Wednesday, March 04, 2009
Look at this superb specimen, an argiope, the size of a child's hand, apparently hanging from a cloud. What you don't see is its orb web, a meter in diameter, closely strung of the finest thread -- so fine that it doesn't show up in my photograph.
"What refinement of art for a mess of flies!" exclaimed the great entomologist J. Henri Fabre, in his The Life of the Spider. "Nowhere, in the whole animal kingdom, has the need to eat inspired a more cunning industry."
Spiders have been spinning silk for several hundred million years. A 110 million-year-old piece of Spanish amber shows a fly and a mite trapped by strands of spider silk, apparently from a spiral web. With the explosive diversification of flowering plants and pollinating insects, spiders were quick to evolve orb webs with which to fish the skies.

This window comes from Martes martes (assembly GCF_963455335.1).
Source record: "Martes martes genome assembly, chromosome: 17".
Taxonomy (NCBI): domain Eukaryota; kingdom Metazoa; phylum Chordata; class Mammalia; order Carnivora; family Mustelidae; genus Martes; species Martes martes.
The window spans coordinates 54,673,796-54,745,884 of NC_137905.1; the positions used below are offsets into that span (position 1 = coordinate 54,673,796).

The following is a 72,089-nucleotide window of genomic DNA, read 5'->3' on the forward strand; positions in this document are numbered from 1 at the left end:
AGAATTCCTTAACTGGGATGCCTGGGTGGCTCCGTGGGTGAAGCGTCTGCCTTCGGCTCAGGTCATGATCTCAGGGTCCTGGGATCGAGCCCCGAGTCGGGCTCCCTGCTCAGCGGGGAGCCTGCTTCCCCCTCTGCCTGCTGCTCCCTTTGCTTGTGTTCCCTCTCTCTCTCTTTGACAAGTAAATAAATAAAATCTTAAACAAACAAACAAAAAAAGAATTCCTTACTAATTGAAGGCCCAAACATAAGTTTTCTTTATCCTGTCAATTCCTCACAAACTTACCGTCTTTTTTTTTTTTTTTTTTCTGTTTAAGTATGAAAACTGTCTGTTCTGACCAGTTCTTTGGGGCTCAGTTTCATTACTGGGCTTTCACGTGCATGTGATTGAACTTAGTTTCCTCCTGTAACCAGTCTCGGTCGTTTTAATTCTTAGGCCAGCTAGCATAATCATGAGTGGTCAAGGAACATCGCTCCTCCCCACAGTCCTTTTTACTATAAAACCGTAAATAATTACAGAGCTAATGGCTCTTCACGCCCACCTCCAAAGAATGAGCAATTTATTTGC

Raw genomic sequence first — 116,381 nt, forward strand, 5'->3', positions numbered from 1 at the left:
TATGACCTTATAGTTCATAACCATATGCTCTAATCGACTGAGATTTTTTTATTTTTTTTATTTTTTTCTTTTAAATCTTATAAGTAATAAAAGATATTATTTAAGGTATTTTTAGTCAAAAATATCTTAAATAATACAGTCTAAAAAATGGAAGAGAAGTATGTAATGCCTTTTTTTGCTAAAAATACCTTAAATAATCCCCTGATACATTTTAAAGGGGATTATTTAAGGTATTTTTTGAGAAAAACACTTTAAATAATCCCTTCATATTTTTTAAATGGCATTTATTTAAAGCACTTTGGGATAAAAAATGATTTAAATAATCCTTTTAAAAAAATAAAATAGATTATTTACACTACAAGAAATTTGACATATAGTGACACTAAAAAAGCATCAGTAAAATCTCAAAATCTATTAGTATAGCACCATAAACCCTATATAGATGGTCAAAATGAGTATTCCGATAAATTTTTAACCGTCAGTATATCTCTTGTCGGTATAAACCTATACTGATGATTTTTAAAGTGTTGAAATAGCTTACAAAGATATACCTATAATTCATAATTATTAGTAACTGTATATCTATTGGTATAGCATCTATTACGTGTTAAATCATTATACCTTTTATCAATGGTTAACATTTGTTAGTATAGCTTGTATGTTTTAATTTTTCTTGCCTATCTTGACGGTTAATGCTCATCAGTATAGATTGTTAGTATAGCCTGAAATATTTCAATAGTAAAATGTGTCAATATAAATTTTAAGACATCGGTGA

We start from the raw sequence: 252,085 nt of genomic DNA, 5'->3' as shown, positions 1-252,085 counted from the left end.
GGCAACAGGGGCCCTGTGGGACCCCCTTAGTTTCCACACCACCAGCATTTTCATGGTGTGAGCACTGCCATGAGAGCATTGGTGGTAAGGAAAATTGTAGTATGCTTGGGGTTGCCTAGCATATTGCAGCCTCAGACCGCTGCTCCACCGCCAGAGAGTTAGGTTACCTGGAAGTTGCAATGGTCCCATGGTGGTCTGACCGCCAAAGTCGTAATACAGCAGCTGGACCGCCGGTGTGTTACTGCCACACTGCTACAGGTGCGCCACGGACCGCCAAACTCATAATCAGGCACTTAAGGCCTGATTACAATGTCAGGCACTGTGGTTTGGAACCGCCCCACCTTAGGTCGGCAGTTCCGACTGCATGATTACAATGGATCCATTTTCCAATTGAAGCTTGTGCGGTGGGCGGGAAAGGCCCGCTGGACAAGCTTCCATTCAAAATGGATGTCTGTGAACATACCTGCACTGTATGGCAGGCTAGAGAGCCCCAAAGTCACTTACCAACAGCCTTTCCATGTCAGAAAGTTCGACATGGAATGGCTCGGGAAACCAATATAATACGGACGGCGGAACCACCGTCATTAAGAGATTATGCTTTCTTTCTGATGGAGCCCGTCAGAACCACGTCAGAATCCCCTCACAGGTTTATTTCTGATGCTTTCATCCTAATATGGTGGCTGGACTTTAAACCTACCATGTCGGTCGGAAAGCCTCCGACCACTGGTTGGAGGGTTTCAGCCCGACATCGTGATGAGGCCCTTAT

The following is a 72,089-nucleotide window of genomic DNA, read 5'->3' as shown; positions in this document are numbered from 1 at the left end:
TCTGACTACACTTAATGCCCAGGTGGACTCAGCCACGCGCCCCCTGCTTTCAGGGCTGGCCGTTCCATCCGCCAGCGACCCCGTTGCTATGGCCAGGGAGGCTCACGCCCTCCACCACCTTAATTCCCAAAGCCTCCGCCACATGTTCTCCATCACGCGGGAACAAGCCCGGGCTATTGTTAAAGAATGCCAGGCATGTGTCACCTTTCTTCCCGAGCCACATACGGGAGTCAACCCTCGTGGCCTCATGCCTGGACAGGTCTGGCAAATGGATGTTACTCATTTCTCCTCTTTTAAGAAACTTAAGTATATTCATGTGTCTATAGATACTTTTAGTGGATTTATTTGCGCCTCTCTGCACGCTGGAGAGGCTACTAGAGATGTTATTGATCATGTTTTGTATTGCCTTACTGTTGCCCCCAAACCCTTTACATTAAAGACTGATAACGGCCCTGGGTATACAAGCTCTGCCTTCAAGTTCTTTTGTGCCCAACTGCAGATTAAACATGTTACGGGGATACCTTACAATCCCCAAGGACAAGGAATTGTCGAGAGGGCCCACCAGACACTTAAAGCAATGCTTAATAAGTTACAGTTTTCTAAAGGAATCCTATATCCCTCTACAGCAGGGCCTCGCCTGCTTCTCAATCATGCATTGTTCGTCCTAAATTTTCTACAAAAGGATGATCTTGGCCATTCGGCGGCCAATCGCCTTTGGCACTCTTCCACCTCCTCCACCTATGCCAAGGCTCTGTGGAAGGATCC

The Calatravan gift of cable architecture is in their genes. Hatchling spiders spin webs that rival the finest work of adults. Says Fabre: "There are no masters or apprentices in their guild; all know their craft from the moment that the first thread is laid."
And if that doesn't make your head spin, nothing will.